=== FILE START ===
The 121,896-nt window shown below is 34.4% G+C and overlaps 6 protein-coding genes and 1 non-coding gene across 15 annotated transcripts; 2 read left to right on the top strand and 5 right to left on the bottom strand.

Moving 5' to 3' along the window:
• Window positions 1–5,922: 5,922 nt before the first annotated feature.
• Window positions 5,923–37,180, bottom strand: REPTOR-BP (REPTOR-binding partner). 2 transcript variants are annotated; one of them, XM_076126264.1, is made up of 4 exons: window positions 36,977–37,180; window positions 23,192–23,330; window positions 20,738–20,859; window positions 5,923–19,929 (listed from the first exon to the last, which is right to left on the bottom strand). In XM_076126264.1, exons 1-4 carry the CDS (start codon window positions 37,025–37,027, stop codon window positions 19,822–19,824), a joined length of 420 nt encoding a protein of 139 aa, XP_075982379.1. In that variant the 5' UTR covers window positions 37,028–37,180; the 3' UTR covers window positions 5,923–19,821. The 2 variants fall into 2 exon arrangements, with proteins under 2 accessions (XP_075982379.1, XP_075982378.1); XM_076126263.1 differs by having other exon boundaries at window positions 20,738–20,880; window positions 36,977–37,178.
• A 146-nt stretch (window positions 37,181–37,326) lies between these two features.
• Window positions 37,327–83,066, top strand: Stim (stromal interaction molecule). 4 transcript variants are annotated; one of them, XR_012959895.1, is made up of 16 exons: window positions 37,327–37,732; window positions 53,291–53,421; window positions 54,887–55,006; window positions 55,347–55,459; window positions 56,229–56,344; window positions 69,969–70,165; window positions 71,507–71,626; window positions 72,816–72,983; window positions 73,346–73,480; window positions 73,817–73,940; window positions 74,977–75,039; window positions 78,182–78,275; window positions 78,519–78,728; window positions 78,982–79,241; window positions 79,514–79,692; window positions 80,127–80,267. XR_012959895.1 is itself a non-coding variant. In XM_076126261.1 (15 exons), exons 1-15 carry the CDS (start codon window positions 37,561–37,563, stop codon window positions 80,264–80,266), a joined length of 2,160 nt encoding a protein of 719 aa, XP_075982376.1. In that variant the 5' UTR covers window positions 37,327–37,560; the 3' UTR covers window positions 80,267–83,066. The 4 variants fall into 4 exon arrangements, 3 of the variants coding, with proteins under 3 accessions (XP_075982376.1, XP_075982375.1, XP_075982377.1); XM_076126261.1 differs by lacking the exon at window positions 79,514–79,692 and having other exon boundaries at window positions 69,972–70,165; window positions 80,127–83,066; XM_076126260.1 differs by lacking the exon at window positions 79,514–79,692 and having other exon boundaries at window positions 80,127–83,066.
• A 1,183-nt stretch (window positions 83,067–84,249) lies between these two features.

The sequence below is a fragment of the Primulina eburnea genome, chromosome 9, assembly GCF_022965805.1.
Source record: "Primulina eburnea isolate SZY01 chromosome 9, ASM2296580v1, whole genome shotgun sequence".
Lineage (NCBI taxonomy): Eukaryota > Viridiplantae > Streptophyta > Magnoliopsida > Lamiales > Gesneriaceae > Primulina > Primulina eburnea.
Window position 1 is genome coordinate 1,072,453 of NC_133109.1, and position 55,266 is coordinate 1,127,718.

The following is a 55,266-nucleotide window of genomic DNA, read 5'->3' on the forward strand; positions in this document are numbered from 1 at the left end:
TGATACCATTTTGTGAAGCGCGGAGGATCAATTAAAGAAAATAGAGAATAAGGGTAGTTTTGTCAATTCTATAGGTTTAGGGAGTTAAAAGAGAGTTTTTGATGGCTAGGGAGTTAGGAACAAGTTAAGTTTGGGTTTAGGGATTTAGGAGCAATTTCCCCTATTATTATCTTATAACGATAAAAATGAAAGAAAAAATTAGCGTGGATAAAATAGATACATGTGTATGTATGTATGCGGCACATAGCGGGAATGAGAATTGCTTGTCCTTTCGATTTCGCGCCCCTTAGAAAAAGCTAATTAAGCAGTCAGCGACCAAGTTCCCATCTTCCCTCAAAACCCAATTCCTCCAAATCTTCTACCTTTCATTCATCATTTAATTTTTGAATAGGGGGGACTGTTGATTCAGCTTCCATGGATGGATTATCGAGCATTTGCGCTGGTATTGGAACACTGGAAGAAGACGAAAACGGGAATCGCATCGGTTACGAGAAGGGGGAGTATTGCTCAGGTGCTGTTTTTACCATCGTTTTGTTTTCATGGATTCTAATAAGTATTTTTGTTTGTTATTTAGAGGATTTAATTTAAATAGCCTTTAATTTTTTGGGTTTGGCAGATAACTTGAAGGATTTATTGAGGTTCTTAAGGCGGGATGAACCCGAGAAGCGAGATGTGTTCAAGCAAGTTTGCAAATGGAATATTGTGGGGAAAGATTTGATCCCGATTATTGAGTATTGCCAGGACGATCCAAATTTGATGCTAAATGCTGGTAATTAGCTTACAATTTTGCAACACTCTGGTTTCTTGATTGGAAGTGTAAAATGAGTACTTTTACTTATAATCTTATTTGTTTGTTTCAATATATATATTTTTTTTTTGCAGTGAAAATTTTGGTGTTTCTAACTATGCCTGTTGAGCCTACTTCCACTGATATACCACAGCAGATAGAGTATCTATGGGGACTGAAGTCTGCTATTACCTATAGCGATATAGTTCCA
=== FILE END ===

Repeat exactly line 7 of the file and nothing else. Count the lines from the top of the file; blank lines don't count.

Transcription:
• A 1,183-nt stretch (window positions 83,067–84,249) lies between these two features.